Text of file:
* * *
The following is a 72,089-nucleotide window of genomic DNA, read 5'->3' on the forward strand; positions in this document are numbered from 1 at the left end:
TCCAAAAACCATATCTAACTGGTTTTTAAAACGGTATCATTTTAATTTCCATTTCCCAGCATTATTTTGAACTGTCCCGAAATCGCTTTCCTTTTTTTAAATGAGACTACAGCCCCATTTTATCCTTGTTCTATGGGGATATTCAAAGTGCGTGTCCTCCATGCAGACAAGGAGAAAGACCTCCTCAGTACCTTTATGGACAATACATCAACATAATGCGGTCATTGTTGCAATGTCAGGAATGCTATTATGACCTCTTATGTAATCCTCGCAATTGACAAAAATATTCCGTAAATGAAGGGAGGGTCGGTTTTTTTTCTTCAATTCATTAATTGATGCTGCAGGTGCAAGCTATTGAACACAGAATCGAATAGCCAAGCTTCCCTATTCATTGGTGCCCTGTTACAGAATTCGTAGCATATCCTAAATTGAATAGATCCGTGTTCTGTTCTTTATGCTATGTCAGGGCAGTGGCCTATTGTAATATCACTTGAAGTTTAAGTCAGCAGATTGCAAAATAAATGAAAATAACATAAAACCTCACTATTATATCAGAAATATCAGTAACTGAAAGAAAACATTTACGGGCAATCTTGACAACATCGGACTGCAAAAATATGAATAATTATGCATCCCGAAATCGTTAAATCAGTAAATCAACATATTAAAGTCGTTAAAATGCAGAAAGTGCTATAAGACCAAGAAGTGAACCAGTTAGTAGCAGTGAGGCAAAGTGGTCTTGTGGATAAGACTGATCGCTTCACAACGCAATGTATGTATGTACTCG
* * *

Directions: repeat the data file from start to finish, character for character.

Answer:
The following is a 72,089-nucleotide window of genomic DNA, read 5'->3' on the forward strand; positions in this document are numbered from 1 at the left end:
TCCAAAAACCATATCTAACTGGTTTTTAAAACGGTATCATTTTAATTTCCATTTCCCAGCATTATTTTGAACTGTCCCGAAATCGCTTTCCTTTTTTTAAATGAGACTACAGCCCCATTTTATCCTTGTTCTATGGGGATATTCAAAGTGCGTGTCCTCCATGCAGACAAGGAGAAAGACCTCCTCAGTACCTTTATGGACAATACATCAACATAATGCGGTCATTGTTGCAATGTCAGGAATGCTATTATGACCTCTTATGTAATCCTCGCAATTGACAAAAATATTCCGTAAATGAAGGGAGGGTCGGTTTTTTTTCTTCAATTCATTAATTGATGCTGCAGGTGCAAGCTATTGAACACAGAATCGAATAGCCAAGCTTCCCTATTCATTGGTGCCCTGTTACAGAATTCGTAGCATATCCTAAATTGAATAGATCCGTGTTCTGTTCTTTATGCTATGTCAGGGCAGTGGCCTATTGTAATATCACTTGAAGTTTAAGTCAGCAGATTGCAAAATAAATGAAAATAACATAAAACCTCACTATTATATCAGAAATATCAGTAACTGAAAGAAAACATTTACGGGCAATCTTGACAACATCGGACTGCAAAAATATGAATAATTATGCATCCCGAAATCGTTAAATCAGTAAATCAACATATTAAAGTCGTTAAAATGCAGAAAGTGCTATAAGACCAAGAAGTGAACCAGTTAGTAGCAGTGAGGCAAAGTGGTCTTGTGGATAAGACTGATCGCTTCACAACGCAATGTATGTATGTACTCG